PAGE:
Suppose that $a_n \rightarrow \infty$ and $b_n \rightarrow L$ as $n \rightarrow \infty$, where $L$ is real. Prove from the limit definitions that

(a) $b_n/a_n \rightarrow 0$ as $n \rightarrow \infty$

(b) $a_n+b_n \rightarrow \infty$ as $n \rightarrow \infty$

Sorry guys. This is fairly easy. Just can't figure it out.

I know how to rigorously define each of the separate components, but I am unsure of how to put it together.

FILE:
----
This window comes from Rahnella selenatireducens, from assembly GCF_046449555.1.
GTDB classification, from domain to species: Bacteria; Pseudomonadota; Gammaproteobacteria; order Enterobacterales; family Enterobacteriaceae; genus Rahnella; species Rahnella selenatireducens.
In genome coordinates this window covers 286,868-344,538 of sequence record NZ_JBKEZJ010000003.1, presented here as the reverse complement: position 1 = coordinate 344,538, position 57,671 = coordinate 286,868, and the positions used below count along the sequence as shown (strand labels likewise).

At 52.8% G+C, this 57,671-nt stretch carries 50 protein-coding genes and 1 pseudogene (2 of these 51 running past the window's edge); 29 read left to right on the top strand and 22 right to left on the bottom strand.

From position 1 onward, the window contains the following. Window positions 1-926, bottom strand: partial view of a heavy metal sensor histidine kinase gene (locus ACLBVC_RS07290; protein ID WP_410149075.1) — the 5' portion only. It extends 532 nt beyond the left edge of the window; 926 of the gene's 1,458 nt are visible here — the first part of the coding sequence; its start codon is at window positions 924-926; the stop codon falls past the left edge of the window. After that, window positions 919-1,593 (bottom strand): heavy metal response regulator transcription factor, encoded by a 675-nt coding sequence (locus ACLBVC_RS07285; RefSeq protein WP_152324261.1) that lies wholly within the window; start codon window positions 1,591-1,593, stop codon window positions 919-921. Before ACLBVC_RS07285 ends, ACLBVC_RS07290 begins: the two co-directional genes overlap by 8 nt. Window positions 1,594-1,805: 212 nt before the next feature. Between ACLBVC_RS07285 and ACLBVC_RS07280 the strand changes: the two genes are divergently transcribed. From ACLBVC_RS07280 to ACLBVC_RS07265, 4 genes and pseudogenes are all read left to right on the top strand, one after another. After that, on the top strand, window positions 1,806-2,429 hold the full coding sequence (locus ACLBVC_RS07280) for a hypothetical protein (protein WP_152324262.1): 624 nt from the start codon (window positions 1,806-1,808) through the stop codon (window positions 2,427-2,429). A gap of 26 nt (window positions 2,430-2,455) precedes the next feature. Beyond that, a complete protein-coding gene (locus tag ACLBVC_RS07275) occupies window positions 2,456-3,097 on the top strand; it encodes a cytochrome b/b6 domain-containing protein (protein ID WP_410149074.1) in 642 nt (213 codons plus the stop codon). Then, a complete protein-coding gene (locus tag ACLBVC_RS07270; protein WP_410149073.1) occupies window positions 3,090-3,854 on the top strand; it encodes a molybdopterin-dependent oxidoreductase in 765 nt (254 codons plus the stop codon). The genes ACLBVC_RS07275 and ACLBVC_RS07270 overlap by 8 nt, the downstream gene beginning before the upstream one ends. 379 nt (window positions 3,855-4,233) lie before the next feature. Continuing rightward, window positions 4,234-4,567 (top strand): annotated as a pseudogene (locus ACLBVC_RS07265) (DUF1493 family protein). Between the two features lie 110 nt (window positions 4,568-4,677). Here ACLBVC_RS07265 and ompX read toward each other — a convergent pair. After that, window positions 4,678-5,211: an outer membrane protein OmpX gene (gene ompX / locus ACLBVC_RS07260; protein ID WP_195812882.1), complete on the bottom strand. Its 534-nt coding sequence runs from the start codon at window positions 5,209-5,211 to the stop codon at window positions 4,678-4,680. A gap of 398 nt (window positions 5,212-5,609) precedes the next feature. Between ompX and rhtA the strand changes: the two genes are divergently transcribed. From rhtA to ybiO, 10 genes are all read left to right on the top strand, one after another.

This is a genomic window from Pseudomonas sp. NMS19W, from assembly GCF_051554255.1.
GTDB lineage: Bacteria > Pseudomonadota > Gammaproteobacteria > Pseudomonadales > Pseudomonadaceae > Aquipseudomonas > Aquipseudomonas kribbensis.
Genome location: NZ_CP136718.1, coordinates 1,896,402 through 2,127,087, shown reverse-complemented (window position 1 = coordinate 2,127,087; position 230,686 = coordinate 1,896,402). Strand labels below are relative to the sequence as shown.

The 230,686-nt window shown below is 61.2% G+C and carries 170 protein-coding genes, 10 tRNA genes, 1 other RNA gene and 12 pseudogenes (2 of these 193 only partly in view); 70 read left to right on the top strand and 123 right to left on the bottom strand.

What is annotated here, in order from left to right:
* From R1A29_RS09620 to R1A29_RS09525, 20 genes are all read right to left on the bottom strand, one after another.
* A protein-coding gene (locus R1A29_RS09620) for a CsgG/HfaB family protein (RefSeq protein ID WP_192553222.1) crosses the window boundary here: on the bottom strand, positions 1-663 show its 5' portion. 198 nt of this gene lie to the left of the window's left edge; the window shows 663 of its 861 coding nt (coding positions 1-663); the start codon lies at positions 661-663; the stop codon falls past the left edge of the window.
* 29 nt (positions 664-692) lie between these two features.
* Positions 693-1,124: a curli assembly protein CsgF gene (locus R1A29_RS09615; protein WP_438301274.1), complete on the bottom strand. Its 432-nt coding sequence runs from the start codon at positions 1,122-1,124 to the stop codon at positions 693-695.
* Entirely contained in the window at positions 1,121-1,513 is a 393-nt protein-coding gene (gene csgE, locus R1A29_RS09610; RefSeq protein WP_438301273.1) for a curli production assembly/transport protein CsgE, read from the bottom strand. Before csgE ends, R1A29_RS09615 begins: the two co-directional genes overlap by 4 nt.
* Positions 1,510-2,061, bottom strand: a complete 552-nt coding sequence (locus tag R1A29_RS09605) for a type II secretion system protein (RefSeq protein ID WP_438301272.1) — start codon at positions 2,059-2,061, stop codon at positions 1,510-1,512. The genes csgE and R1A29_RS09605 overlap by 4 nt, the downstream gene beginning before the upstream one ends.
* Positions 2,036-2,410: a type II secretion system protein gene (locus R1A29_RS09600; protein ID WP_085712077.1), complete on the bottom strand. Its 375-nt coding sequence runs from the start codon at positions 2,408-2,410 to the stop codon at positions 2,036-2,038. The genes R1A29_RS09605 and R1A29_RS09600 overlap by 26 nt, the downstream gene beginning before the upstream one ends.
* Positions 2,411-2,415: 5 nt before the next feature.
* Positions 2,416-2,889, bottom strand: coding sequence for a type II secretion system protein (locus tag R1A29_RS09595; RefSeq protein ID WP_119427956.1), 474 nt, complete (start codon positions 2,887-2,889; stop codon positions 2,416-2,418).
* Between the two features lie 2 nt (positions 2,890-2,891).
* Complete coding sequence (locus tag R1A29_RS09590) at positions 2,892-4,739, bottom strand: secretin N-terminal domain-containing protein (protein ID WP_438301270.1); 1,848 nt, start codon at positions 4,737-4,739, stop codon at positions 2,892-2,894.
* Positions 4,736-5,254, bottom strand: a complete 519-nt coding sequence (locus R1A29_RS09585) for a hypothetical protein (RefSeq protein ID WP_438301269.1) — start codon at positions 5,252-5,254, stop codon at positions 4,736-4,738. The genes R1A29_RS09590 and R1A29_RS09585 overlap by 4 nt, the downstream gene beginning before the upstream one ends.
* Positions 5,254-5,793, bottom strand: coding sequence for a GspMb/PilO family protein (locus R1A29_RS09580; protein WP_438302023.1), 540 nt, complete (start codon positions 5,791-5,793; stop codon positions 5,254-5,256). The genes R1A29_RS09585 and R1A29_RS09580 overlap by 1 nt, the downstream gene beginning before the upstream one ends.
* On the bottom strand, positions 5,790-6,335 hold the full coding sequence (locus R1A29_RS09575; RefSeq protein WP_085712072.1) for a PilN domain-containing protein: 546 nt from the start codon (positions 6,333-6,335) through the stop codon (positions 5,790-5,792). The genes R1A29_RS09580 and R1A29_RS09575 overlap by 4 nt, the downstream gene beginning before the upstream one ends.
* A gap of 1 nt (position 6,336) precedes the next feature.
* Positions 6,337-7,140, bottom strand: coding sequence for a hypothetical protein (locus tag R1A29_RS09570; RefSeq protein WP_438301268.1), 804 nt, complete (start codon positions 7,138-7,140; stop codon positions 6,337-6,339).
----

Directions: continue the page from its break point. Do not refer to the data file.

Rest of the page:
(a) Consider the case where $L \neq 0$. If n is sufficiently large, then for any $\epsilon > 0$

$$||b_n| - |L|| \leq |b_n - L| < |L|/2 \implies |b_n| < 3|L|/2,$$


$$a_n > \frac{3|L|}{2\epsilon}.$$


$$\left|\frac{b_n}{a_n}\right| < \epsilon.$$

Make a similar argument for $L = 0$. For any $\epsilon > 0$, if $n$ is sufficiently large we have $|b_n| < \epsilon$ and $a_n > 1$. Whence, $|b_n/a_n| < \epsilon$.


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